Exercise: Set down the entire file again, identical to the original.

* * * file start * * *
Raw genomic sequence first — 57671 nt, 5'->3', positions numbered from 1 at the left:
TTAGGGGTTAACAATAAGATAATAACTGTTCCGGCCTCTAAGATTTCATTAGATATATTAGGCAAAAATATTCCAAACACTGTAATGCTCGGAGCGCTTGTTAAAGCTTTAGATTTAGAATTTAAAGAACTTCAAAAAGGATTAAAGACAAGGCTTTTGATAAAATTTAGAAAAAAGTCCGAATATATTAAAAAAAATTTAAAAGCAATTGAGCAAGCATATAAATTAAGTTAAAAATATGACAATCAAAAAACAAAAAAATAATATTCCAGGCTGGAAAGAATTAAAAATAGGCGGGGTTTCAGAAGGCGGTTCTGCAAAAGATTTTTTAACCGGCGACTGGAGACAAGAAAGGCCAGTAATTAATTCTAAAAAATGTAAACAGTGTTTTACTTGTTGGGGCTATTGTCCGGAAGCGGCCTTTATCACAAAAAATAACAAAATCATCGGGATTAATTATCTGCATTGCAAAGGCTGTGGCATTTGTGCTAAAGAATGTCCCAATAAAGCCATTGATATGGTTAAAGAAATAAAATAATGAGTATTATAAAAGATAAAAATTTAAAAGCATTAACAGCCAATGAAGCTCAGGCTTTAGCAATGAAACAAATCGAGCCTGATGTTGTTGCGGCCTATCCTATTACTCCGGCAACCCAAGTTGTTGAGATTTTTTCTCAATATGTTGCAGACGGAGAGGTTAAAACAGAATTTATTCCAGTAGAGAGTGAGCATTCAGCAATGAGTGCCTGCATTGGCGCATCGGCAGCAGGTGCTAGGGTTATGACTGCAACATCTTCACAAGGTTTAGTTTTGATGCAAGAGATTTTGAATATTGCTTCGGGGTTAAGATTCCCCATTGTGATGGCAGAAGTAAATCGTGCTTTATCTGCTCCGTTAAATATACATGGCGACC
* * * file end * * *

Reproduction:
Raw genomic sequence first — 57671 nt, 5'->3', positions numbered from 1 at the left:
TTAGGGGTTAACAATAAGATAATAACTGTTCCGGCCTCTAAGATTTCATTAGATATATTAGGCAAAAATATTCCAAACACTGTAATGCTCGGAGCGCTTGTTAAAGCTTTAGATTTAGAATTTAAAGAACTTCAAAAAGGATTAAAGACAAGGCTTTTGATAAAATTTAGAAAAAAGTCCGAATATATTAAAAAAAATTTAAAAGCAATTGAGCAAGCATATAAATTAAGTTAAAAATATGACAATCAAAAAACAAAAAAATAATATTCCAGGCTGGAAAGAATTAAAAATAGGCGGGGTTTCAGAAGGCGGTTCTGCAAAAGATTTTTTAACCGGCGACTGGAGACAAGAAAGGCCAGTAATTAATTCTAAAAAATGTAAACAGTGTTTTACTTGTTGGGGCTATTGTCCGGAAGCGGCCTTTATCACAAAAAATAACAAAATCATCGGGATTAATTATCTGCATTGCAAAGGCTGTGGCATTTGTGCTAAAGAATGTCCCAATAAAGCCATTGATATGGTTAAAGAAATAAAATAATGAGTATTATAAAAGATAAAAATTTAAAAGCATTAACAGCCAATGAAGCTCAGGCTTTAGCAATGAAACAAATCGAGCCTGATGTTGTTGCGGCCTATCCTATTACTCCGGCAACCCAAGTTGTTGAGATTTTTTCTCAATATGTTGCAGACGGAGAGGTTAAAACAGAATTTATTCCAGTAGAGAGTGAGCATTCAGCAATGAGTGCCTGCATTGGCGCATCGGCAGCAGGTGCTAGGGTTATGACTGCAACATCTTCACAAGGTTTAGTTTTGATGCAAGAGATTTTGAATATTGCTTCGGGGTTAAGATTCCCCATTGTGATGGCAGAAGTAAATCGTGCTTTATCTGCTCCGTTAAATATACATGGCGACC